The Gleaner
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Durham County Poets drop new album

Emily Southwood

Valley favourites Durham County Poets are set to launch their fourth album, Hand Me Down Blues, on September 20. The album, which garnered $5,000 of support through crowdfunding, will primarily be a blues album with a 50/50 split of new material and covers. While the Poets are known for their unique mix of blues and folk with hints of gospel and swing, frontman Kevin Harvey explains that this time around they wanted to produce a singularly blues album. The reason for combining their new material with covers is to pay tribute to the songs they have long performed and love, by remastering them for their audience.

With Kevin Harvey (centre) on lead vocals, the band also features Neil Elsmore, Rob Couture, Carl Rufh and David Whyte.

Formed in 2011 with Kevin Harvey on lead vocals, for this album the band will feature David Whyte, Neil Elsmore, Carl Rufh and Rob Couture. Couture, formerly of the Echo Hunters, joined the Durham County Poets two years ago as drummer. He has brought a bigger sound to the mix, allowing the group to explore different styles in the blues genre.  

Another huge blues inspiration behind the album was an encounter between Harvey and Muddy Waters after a 1981 Montreal performance. That story will be featured on the CD and is the inspiration for the cover, featuring original artwork from Elsmore. All in all, the album represents several styles in the blues genre that speak to the Poets collectively and individually.

The band will take the new album on tour this fall with a roster of shows extending from New England through Ontario and Quebec. They will perform for local audiences on Friday, October 18, at Grove Hall in Huntingdon, and the next night at the Town Hall Theatre in Chateaugay, N.Y.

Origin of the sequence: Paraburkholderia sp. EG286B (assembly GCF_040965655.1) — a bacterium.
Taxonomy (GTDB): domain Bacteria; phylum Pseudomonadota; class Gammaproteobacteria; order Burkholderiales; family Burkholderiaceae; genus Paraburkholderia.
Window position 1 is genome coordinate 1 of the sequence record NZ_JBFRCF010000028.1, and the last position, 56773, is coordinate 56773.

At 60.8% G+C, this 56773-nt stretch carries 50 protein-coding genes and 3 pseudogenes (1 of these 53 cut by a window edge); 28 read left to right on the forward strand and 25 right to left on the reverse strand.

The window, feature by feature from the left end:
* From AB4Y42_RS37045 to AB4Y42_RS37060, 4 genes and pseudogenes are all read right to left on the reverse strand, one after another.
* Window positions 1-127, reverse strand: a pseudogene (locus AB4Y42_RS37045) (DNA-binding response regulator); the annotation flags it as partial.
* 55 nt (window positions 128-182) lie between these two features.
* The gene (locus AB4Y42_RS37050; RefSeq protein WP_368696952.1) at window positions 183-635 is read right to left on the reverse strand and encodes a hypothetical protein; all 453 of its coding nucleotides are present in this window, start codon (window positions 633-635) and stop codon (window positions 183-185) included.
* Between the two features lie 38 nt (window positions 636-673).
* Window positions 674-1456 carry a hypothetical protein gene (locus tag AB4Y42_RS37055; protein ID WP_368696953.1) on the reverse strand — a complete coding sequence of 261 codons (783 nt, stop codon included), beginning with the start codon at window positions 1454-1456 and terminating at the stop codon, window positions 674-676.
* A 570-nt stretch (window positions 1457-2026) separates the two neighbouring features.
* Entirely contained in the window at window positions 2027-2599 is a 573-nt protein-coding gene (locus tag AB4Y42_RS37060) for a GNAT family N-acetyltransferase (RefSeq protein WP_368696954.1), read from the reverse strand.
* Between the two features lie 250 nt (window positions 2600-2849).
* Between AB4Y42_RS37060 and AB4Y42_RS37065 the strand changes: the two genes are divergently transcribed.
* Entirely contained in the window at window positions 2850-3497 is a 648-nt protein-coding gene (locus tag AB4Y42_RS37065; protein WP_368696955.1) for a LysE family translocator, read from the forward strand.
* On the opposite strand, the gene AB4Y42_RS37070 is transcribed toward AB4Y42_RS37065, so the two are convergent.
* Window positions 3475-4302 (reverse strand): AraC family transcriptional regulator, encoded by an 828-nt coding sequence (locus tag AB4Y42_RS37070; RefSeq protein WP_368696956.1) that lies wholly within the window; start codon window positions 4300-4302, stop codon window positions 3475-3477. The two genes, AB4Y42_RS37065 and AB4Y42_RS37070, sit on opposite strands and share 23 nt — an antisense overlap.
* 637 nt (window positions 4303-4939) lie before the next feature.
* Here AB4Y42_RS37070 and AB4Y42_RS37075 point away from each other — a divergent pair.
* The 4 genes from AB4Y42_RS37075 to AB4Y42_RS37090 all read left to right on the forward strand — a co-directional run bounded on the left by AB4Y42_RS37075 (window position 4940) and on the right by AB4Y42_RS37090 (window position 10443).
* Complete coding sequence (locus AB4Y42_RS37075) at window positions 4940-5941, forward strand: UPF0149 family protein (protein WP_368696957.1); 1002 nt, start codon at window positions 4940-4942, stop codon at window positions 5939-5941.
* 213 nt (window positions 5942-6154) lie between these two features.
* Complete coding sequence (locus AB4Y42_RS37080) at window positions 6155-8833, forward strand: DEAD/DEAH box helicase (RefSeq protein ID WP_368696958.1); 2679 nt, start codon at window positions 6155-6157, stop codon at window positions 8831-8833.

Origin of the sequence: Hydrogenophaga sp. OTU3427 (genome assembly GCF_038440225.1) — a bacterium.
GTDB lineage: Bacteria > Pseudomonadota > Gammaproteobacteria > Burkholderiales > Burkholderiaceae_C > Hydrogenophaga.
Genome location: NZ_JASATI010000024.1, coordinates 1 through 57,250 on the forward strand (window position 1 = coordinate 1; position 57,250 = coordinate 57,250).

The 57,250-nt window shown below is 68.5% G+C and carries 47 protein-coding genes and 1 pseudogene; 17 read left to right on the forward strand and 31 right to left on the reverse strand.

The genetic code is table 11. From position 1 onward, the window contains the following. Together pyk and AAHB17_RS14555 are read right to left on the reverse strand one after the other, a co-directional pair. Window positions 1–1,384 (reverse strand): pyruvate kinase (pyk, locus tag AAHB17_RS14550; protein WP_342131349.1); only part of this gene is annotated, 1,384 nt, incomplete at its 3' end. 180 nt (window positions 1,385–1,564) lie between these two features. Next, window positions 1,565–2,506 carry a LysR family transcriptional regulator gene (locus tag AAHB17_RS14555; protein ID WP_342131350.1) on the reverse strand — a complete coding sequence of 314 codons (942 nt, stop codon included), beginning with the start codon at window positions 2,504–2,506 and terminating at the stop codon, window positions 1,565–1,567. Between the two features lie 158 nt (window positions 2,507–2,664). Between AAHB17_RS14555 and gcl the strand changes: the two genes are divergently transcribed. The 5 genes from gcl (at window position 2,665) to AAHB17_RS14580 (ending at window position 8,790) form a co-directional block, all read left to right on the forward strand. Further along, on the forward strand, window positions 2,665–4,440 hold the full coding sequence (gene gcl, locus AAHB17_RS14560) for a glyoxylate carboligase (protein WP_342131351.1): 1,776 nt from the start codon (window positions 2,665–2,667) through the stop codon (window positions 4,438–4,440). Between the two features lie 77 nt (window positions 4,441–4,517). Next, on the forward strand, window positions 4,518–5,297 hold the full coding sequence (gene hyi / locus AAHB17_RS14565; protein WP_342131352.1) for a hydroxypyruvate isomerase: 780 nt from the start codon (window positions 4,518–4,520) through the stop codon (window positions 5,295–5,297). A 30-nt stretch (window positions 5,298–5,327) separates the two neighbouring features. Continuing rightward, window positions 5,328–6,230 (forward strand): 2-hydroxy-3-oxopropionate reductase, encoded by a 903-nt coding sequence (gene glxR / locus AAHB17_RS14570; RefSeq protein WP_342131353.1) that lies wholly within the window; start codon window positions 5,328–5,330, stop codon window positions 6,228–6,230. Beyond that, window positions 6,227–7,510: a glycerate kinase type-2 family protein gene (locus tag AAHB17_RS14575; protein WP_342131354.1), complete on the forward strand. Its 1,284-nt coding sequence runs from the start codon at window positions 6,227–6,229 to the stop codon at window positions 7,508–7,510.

Speaking of what it’s like to tour, Harvey says, “It’s both hard work and a real blessing. Personally, I’m grateful for the guys as they make it possible for me, a disabled musician, to tour and perform. I’m also grateful to my wife Darlene, who puts up with me and welcomes me home in the wee hours of the morning.”

Harvey goes on to explain that both their U.S. and Canadian audiences always give back so much. “We are grateful for New York state, just right here at our door. Whether we’re down by New York City, over in Rochester, or right here in the Adirondacks — it’s just a wonderful experience. And of course, we love our hometown friends, family and fans who encouraged us in the first place. So to them we say, thank you, thank you, thank you.”

To keep up with updates from the band, follow @Durham County Poets on Facebook and check in with their tour dates at durhamcountypoets.com. Fans won’t want to miss their fall tour, which as always promises the sentiment so well expressed by musician Bill Hurley: “There’s something about the Durham County Poets that leaves you feeling that everything might be OK in the world after all. There’s a human spirit that lives in these people, and their music is the medium that allows that spirit to roam free.”

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